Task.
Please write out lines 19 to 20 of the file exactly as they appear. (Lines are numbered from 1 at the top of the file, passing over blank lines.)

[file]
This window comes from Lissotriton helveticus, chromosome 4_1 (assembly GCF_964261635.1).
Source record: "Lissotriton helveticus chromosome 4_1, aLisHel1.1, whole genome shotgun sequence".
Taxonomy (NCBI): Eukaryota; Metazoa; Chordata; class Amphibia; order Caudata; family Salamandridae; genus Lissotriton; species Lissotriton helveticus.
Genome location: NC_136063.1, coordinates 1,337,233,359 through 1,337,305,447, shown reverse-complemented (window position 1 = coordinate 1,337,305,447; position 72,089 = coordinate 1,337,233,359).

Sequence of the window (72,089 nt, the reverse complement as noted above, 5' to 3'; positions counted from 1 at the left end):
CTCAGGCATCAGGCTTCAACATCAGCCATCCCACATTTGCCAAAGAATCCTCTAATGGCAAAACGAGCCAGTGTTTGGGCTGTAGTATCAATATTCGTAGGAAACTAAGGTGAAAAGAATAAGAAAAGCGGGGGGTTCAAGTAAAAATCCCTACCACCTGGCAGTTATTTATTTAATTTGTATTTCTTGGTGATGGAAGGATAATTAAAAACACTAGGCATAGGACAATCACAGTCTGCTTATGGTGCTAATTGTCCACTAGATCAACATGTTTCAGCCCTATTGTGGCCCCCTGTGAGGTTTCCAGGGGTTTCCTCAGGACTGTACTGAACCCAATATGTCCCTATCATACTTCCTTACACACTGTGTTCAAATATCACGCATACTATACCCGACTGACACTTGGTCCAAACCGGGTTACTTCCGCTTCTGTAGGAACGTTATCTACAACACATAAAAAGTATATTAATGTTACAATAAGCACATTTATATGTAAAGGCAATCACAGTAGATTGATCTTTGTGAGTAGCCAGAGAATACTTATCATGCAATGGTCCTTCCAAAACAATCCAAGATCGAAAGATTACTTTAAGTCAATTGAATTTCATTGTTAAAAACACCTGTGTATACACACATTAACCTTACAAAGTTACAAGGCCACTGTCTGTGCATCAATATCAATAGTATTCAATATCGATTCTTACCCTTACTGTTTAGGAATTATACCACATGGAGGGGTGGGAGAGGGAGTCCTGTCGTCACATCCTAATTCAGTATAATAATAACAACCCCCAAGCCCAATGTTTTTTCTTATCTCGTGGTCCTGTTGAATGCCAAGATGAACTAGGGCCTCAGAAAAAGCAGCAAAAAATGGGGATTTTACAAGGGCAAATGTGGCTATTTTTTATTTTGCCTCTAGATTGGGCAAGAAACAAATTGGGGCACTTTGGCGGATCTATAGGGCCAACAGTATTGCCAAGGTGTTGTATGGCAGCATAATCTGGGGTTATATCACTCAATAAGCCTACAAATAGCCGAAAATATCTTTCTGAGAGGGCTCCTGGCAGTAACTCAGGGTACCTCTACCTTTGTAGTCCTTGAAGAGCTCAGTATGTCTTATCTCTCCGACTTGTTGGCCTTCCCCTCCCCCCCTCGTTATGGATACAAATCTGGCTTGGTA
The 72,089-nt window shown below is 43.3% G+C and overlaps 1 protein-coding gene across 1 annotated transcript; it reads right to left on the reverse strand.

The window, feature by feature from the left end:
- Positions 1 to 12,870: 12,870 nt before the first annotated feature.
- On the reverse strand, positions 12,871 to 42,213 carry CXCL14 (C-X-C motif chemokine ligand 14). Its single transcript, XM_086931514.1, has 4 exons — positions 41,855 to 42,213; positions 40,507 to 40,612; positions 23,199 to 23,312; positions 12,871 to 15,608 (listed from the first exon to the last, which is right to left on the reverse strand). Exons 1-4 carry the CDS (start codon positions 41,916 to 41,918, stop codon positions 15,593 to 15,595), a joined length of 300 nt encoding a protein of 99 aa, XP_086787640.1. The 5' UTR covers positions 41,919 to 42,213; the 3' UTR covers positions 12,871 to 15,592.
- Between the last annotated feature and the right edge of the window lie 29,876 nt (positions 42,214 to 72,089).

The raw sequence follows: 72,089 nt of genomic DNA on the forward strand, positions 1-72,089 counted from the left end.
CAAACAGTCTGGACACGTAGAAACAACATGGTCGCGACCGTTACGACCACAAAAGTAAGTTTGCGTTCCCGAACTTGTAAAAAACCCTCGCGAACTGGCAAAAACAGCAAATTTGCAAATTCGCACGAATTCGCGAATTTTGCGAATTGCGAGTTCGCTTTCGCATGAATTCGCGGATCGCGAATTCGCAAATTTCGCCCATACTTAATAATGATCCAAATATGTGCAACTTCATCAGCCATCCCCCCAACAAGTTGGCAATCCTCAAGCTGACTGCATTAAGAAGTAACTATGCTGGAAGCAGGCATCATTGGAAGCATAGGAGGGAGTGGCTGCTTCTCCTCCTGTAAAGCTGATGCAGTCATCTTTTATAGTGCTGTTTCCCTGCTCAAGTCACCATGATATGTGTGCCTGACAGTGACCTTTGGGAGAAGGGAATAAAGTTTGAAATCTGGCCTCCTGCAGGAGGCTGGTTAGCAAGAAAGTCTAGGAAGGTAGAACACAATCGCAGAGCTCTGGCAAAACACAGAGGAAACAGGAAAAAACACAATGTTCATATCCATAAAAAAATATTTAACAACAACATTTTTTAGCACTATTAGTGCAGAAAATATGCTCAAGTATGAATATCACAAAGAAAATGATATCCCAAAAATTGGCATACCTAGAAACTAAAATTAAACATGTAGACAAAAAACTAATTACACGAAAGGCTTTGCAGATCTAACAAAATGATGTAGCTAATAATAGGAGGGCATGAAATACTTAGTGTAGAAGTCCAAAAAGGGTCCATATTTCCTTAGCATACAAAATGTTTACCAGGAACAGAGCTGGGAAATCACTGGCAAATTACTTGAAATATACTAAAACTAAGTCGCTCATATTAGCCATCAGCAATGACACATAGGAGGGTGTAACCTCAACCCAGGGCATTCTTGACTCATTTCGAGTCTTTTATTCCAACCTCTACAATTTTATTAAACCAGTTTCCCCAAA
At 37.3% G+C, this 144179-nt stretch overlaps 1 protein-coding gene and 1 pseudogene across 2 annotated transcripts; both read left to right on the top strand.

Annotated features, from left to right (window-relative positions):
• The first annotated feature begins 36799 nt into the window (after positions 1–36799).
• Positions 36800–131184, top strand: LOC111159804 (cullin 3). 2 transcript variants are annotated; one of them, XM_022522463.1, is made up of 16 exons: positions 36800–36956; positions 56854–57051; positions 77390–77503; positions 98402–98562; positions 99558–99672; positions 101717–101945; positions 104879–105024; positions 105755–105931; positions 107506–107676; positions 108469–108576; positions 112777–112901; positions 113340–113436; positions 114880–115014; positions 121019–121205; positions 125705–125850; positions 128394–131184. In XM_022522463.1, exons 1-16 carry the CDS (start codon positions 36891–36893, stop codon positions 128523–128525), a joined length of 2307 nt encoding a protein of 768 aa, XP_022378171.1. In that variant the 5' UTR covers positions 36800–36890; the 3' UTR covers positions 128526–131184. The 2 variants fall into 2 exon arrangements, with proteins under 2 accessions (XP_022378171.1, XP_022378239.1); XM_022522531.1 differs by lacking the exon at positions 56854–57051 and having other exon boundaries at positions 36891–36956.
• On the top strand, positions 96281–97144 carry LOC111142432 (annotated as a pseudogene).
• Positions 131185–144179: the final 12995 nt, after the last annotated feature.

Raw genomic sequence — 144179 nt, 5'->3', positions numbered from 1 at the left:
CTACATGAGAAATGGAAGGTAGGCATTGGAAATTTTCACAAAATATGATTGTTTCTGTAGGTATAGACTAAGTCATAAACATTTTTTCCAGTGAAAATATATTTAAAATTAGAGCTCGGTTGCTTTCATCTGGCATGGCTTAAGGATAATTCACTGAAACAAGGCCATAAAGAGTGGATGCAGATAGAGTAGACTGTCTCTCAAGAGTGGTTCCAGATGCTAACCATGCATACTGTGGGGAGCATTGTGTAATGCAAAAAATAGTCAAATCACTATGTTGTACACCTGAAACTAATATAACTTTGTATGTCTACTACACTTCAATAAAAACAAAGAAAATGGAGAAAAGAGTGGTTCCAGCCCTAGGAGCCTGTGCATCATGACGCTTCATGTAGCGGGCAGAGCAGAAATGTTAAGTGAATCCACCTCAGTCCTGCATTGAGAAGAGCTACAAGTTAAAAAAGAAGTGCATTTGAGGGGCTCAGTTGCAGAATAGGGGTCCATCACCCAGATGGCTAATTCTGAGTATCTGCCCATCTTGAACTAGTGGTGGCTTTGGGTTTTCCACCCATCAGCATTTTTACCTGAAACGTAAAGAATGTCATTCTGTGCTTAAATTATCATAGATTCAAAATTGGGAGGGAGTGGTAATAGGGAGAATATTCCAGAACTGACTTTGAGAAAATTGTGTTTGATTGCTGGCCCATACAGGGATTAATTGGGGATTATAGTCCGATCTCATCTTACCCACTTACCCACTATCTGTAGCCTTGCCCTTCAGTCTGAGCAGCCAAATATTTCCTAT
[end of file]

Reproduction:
• Positions 131185–144179: the final 12995 nt, after the last annotated feature.

Raw genomic sequence — 144179 nt, 5'->3', positions numbered from 1 at the left: